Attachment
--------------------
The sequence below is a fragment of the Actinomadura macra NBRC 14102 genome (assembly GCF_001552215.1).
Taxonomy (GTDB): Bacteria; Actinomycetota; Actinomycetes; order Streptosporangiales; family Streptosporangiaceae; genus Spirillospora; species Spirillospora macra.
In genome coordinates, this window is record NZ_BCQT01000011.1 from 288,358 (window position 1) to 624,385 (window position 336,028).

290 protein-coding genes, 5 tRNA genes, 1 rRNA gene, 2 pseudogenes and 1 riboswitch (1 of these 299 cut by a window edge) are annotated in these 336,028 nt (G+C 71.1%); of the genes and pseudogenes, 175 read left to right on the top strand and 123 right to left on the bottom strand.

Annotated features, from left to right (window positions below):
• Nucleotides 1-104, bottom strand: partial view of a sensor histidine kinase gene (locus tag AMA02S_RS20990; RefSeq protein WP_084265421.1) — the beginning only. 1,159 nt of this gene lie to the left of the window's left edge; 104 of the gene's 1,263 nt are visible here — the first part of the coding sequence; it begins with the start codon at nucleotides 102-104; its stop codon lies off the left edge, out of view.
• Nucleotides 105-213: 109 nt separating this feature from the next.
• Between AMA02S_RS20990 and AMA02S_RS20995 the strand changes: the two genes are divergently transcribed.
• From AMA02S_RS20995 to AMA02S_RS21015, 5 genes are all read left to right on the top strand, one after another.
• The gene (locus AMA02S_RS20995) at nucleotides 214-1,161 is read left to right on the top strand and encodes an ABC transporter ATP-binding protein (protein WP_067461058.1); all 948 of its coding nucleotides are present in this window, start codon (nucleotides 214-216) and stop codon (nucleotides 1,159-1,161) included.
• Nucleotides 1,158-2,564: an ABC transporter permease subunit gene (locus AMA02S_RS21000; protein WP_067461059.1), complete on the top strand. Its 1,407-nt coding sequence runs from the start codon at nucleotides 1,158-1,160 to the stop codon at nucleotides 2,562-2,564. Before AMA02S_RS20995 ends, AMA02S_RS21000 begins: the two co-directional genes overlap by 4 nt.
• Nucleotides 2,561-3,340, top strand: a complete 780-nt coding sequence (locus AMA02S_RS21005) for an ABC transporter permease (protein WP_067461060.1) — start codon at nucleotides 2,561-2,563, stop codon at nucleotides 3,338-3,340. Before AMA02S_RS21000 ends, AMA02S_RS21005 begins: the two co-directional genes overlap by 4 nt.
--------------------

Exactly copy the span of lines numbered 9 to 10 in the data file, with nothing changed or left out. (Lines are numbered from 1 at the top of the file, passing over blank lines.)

• From AMA02S_RS20995 to AMA02S_RS21015, 5 genes are all read left to right on the top strand, one after another.
• The gene (locus AMA02S_RS20995) at nucleotides 214-1,161 is read left to right on the top strand and encodes an ABC transporter ATP-binding protein (protein WP_067461058.1); all 948 of its coding nucleotides are present in this window, start codon (nucleotides 214-216) and stop codon (nucleotides 1,159-1,161) included.